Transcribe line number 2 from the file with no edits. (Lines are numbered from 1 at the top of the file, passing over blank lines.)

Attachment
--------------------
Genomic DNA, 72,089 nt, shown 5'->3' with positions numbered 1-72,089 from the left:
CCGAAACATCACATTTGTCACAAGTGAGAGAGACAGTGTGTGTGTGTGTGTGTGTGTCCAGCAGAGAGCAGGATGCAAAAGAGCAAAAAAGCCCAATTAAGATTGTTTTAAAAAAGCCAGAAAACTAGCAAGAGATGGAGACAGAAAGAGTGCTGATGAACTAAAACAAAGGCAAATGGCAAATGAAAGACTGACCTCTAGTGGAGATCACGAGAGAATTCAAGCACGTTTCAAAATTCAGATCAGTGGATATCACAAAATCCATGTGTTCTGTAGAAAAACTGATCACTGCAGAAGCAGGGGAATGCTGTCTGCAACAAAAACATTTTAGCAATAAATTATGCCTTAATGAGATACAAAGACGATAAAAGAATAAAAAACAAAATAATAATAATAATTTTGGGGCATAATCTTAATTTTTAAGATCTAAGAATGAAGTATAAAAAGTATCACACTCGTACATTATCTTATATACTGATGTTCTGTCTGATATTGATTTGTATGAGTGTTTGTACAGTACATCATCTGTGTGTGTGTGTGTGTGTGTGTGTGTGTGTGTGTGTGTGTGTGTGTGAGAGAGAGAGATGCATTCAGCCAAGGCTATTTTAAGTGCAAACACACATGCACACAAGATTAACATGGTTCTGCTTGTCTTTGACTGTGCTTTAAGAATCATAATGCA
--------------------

CCGAAACATCACATTTGTCACAAGTGAGAGAGACAGTGTGTGTGTGTGTGTGTGTGTCCAGCAGAGAGCAGGATGCAAAAGAGCAAAAAAGCCCAATTAAGATTGTTTTAAAAAAGCCAGAAAACTAGCAAGAGATGGAGACAGAAAGAGTGCTGATGAACTAAAACAAAGGCAAATGGCAAATGAAAGACTGACCTCTAGTGGAGATCACGAGAGAATTCAAGCACGTTTCAAAATTCAGATCAGTGGATATCACAAAATCCATGTGTTCTGTAGAAAAACTGATCACTGCAGAAGCAGGGGAATGCTGTCTGCAACAAAAACATTTTAGCAATAAATTATGCCTTAATGAGATACAAAGACGATAAAAGAATAAAAAACAAAATAATAATAATAATTTTGGGGCATAATCTTAATTTTTAAGATCTAAGAATGAAGTATAAAAAGTATCACACTCGTACATTATCTTATATACTGATGTTCTGTCTGATATTGATTTGTATGAGTGTTTGTACAGTACATCATCTGTGTGTGTGTGTGTGTGTGTGTGTGTGTGTGTGTGTGTGTGTGTGTGAGAGAGAGAGATGCATTCAGCCAAGGCTATTTTAAGTGCAAACACACATGCACACAAGATTAACATGGTTCTGCTTGTCTTTGACTGTGCTTTAAGAATCATAATGCA